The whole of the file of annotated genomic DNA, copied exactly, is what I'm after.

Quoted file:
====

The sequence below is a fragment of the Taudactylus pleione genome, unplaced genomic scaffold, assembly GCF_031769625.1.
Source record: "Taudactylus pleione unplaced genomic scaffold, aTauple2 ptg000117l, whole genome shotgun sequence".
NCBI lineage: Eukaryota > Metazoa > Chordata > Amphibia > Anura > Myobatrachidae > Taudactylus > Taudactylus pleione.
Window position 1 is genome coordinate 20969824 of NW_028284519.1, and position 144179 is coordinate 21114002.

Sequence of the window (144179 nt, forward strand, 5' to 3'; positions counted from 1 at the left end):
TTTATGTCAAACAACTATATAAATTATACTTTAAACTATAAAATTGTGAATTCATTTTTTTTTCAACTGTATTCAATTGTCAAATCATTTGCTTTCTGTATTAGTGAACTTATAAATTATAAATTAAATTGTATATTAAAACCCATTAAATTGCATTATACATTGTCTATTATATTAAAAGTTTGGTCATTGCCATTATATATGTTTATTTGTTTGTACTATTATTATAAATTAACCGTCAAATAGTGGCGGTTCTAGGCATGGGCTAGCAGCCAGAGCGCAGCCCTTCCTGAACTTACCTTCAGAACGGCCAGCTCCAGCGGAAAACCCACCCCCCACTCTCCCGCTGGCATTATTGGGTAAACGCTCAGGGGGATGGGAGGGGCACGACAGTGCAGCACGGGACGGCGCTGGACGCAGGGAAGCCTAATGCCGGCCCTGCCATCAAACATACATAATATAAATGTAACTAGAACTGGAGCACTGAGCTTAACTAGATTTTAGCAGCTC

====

The sequence below is a fragment of the Taudactylus pleione genome, unplaced genomic scaffold, assembly GCF_031769625.1.
Source record: "Taudactylus pleione unplaced genomic scaffold, aTauple2 ptg000117l, whole genome shotgun sequence".
NCBI lineage: Eukaryota > Metazoa > Chordata > Amphibia > Anura > Myobatrachidae > Taudactylus > Taudactylus pleione.
Window position 1 is genome coordinate 20969824 of NW_028284519.1, and position 144179 is coordinate 21114002.

Sequence of the window (144179 nt, forward strand, 5' to 3'; positions counted from 1 at the left end):
TTTATGTCAAACAACTATATAAATTATACTTTAAACTATAAAATTGTGAATTCATTTTTTTTTCAACTGTATTCAATTGTCAAATCATTTGCTTTCTGTATTAGTGAACTTATAAATTATAAATTAAATTGTATATTAAAACCCATTAAATTGCATTATACATTGTCTATTATATTAAAAGTTTGGTCATTGCCATTATATATGTTTATTTGTTTGTACTATTATTATAAATTAACCGTCAAATAGTGGCGGTTCTAGGCATGGGCTAGCAGCCAGAGCGCAGCCCTTCCTGAACTTACCTTCAGAACGGCCAGCTCCAGCGGAAAACCCACCCCCCACTCTCCCGCTGGCATTATTGGGTAAACGCTCAGGGGGATGGGAGGGGCACGACAGTGCAGCACGGGACGGCGCTGGACGCAGGGAAGCCTAATGCCGGCCCTGCCATCAAACATACATAATATAAATGTAACTAGAACTGGAGCACTGAGCTTAACTAGATTTTAGCAGCTC